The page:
Retro gaming is just as bad (and good) as the modern day

Elite box art

Elite – open world gaming from 1984 (pic: Frontier)

A reader argues that most genres and industry complaints from modern gaming have their roots in the very earliest days of video games.

Is the interest in retro gaming about respect rose gold-tinted glasses? Let’s be honest, it’s a bit of both. The mind-blowing graphics of old games look decidedly crude in the modern world. The passable sound effects wouldn’t cut mustard in any triple-A production that has hired a whole orchestra. But there is more to it than that. Some classic games remain, well… classic. Even some of the chiptunes of yesteryear hold up quite well (as an aside, I find it slightly amusing the SNES sound-chip was created by their later rival Sony). In fact, the music and intro sequence for Probe Software’s Supremacy still brings joy to me today.

Aside from the abomination of the ET game and the painful loading times, the seventies and the subsequent decade were fundamental. Laughing at Sinclair machines was mandatory for Commodore owners. But even though Uncle Clive wasn’t an avid computer user, his machines helped manifest the landscape of British gaming. I gather many video game creators today, of a certain age, owe a fair bit to Mr Sinclair.

This era showed us genres that are still stubbornly with us. Graphical adventures, simulators, and even, to an extent, game creation programs. Before Dreams on the PlayStation 4, we had the cruder but similarly themed 3D Construction Kit. The Media Molecule product is a million times better, yet it has strong family links in ambition to Incentive Software’s game builder.

Open world games are hardly a new genre, but they stretch back a long way. One of the most obvious and well received 80s example is Elite. The space battle and trading simulator managed to seduce the BBC Micro’s limited tech into creating galaxies and real-time 3D. The use of procedural generation is still used today. Although hardly identical, we see connections to the controversial title No Man’s Sky. Trading, battles, and missions in a procedurally generated universe were around before some younger gamers were alive.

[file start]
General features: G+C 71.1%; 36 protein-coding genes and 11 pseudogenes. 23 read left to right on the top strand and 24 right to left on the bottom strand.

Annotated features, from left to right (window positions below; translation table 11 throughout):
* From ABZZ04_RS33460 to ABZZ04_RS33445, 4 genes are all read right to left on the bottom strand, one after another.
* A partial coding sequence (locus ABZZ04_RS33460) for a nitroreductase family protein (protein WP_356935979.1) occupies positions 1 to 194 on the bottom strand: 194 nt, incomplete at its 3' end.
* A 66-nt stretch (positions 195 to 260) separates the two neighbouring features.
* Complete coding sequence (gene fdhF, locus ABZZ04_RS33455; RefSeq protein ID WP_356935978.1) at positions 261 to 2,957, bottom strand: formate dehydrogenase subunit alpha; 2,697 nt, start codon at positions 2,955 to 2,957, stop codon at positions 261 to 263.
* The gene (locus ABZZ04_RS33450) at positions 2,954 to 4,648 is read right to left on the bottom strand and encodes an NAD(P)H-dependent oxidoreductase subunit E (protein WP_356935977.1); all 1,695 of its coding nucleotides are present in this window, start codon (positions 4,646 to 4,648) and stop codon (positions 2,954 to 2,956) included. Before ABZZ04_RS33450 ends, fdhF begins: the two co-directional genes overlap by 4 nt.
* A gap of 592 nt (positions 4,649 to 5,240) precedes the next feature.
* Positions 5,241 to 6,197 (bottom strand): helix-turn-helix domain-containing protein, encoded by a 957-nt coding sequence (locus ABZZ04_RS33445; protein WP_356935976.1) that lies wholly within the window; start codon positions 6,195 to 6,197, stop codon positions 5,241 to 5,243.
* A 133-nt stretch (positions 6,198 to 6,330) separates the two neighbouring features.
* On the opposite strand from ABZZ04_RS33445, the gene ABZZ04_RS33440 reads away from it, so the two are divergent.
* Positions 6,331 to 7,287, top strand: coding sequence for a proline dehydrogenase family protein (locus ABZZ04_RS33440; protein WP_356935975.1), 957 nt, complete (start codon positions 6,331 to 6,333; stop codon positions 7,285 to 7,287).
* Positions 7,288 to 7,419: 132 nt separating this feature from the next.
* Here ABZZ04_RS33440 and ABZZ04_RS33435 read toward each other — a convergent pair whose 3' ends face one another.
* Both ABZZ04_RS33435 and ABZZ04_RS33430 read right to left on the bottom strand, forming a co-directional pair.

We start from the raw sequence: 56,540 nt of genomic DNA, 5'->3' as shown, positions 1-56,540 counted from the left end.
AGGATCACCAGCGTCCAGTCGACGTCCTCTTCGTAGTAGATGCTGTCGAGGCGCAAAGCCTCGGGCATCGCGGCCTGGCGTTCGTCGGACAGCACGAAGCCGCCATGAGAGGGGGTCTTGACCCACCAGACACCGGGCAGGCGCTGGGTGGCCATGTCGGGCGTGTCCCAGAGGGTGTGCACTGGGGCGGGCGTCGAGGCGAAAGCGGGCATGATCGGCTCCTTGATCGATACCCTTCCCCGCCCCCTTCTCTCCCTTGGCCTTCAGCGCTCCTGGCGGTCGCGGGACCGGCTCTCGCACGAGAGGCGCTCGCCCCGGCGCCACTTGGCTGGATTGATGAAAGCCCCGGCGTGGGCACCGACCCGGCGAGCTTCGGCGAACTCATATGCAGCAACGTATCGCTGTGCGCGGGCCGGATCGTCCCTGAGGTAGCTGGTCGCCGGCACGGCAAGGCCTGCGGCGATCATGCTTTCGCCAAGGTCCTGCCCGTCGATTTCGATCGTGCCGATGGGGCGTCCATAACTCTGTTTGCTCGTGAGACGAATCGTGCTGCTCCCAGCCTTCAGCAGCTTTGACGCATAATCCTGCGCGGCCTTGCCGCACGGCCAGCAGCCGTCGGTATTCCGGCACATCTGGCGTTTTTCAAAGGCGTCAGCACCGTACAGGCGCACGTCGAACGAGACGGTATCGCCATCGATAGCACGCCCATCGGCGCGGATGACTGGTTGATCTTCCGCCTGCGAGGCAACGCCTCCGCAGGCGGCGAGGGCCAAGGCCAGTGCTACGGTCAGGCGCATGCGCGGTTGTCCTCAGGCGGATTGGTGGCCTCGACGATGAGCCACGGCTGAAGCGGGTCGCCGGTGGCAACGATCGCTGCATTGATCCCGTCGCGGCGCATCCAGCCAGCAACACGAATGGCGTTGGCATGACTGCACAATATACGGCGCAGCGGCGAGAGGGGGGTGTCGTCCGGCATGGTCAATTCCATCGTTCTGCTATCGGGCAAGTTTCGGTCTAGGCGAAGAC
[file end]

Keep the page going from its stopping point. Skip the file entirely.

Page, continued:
One reason I enjoy Retro Gamer and books about this period is learning about the sheer cleverness of programming in that age. It is one thing to use a powerful modern tool like Game Maker, quite another to code for the old Commodore, Sinclair, and Acorn machines. Some of the people making beloved titles in this age were literally teenagers. From Manic Miner to Repton, one has to admire the talent of the youngsters making these now primitive machines become a source of delight (and, in Manic Miner’s case, often frustration).

It is hard to think of many genres that did not emerge back in the day. Only four years after the famous Live Aid concert, SimCity was released. Even real-time strategy had been attempted, since Activision’s late eighties game Corporation has echoes of this. User generated content was not unheard of, even if less common than today. We had Mr Robot, Boulderdash Construction Kit, and even the adventure game creator named The Quill.

Some delicious titles of recent times are about food production. From Overcooked, to its enjoyable VR related Cook Out and Clash Of The Chefs. It’s still not entirely novel though, as the ancient game Burger Time cajoled the player to use platform gaming mechanics in order to create fast food. The game is so old it arrived in the same year as the ZX Spectrum was put on sale. On the same system I discovered there were a culinary title called Cookie (from Ultimate Play The Game). It seems computer-based cooking has a bit of a history.

The idea of ​​hacking or online sleuthing as an in-game mechanic might seem modern. It isn’t. We had titles such as Steve Cartwright’s Hacker many years ago. Accessing online systems as a gameplay mechanic was lauded in Uplink, but it has an ancestor of sorts in the 1984 offering called System 15000.